For The Nightingale, Lepage has taken Andersen’s fable about the golden-throated bird and the Chinese Emperor who covets her and turned it into a magical metaphor about the relationship of man and nature. As the singers control their puppets, with the aid of five talented puppeteers, I couldn’t help but notice the near-identical dress between the performers and their doll-like counterparts. Puppet designer Michael Curry has fashioned a series of creations that gorgeously complement their human counterparts in both appearance, and, thanks to choreographer Martin Genest, movement. Each puppet is like a child, with a larger grown-up version of itself controlling, manipulating, sounding, and speaking for it. It reminded me a bit of when my own mother would take me to the opera when I was very young, in fact. There was something sentimental and touching about the way each singer cradled and carefully controlled their smaller, ornately-dressed selves.
With lights from the orchestra musician’s music stands reflected in the water, I found myself musing, amidst the swirling raucousness of the music: art is reflected in nature; nature shows art what is truly is; nature reflects but has its own qualities one can’t totally control -and that is a good way of approaching (if not describing) the best sort of art. All this, from filling up an orchestra pit, though the genius was in the design. The reflections (intensified at the opera’s end by Diwali-eque floating candles) were not incidental; Etienne Boucher‘s specific, focused lighting strongly recalled the work of Bill Viola, with all of its spiritual, simple-meets-challenging aspects, encompassed within a live performance presentation.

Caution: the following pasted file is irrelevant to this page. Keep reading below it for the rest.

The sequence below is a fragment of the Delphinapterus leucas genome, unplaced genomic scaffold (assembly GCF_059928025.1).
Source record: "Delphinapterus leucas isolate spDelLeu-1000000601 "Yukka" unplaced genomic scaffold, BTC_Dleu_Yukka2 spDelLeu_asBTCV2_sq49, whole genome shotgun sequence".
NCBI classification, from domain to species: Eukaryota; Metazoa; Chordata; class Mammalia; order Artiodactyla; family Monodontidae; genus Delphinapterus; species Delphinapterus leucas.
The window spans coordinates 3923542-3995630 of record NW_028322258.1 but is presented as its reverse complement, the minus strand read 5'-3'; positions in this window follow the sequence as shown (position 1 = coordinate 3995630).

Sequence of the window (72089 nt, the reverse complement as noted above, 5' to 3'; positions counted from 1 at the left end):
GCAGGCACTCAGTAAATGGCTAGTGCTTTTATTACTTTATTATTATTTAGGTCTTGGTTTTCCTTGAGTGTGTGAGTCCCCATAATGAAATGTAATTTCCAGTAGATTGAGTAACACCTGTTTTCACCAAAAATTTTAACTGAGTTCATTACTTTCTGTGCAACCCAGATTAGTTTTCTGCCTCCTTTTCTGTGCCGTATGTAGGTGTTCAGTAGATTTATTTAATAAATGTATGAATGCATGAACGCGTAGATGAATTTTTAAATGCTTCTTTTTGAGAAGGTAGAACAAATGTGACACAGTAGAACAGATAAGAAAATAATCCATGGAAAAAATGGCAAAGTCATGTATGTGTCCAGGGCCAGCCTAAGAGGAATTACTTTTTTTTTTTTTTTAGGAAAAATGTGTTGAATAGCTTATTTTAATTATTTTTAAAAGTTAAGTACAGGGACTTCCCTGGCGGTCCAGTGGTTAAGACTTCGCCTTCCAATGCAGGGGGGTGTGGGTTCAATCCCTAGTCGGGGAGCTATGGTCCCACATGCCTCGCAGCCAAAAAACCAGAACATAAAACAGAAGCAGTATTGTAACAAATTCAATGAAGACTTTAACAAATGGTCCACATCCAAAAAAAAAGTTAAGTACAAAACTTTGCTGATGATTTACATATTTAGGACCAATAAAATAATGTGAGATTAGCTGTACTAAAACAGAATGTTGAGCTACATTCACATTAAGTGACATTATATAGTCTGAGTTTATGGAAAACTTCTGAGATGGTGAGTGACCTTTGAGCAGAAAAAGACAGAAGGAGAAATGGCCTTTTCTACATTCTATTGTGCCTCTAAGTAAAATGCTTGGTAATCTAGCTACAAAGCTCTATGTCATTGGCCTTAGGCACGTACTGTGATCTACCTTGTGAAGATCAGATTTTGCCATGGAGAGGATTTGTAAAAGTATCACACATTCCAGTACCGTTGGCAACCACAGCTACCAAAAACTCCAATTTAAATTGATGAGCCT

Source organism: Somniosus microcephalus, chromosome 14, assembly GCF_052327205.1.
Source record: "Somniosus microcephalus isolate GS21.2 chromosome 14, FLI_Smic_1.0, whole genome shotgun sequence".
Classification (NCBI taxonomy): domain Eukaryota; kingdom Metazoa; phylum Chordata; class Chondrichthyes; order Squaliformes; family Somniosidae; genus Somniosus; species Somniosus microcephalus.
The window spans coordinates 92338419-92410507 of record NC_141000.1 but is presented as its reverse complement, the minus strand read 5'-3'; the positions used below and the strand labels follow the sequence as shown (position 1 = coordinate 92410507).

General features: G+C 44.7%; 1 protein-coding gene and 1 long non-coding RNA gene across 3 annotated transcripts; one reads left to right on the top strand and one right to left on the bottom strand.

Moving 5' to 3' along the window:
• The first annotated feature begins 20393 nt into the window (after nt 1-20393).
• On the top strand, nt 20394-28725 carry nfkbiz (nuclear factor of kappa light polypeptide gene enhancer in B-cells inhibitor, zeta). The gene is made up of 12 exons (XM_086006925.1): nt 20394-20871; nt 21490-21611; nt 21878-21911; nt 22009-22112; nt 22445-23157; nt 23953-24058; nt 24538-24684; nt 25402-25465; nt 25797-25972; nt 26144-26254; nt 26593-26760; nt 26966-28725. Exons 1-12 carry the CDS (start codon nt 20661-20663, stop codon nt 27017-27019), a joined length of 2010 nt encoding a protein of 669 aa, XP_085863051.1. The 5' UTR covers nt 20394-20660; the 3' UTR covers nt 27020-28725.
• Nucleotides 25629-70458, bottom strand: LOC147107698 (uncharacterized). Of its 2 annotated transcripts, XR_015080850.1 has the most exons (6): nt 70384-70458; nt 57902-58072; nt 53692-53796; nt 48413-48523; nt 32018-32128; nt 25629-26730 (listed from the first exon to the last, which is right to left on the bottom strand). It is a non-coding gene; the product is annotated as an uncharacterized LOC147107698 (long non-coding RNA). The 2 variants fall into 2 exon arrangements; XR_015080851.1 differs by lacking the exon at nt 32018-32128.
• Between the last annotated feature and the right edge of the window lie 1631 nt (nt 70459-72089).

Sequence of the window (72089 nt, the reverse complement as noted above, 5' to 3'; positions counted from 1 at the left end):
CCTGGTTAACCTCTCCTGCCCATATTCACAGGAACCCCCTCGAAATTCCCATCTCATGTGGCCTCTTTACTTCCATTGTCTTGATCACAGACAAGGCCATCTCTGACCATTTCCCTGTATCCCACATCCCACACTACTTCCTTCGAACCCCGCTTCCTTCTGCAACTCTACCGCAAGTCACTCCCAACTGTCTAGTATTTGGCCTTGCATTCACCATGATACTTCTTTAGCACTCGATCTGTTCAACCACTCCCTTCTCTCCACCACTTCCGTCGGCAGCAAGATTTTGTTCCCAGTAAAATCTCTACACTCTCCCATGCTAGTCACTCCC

The Nightingale involves so much more than mere, simplistic effect; it is a wonderous, child-like vision of an eternal dance between the natural world and the constructed one. Via the shadowplay of the first half, and the waterplay/puppeteering of the second, we’re reminded again and again to re-connect with our own playful instincts –ones, it must be said, that are as ancient as those first stories he refers to in the notes. Sometimes it’s via the most unexpected and challenging means that we come to find our own common humanity, and come to recognize our own nightingale, singing, flying, just waiting to be heard.
As to my mum? She’s still not a Stravinsky fan. But she adores Lepage. Bien sur.
All photographs from The Nightingale And Other Short Fables courtesy of the Canadian Opera Company, photographer Michael Cooper.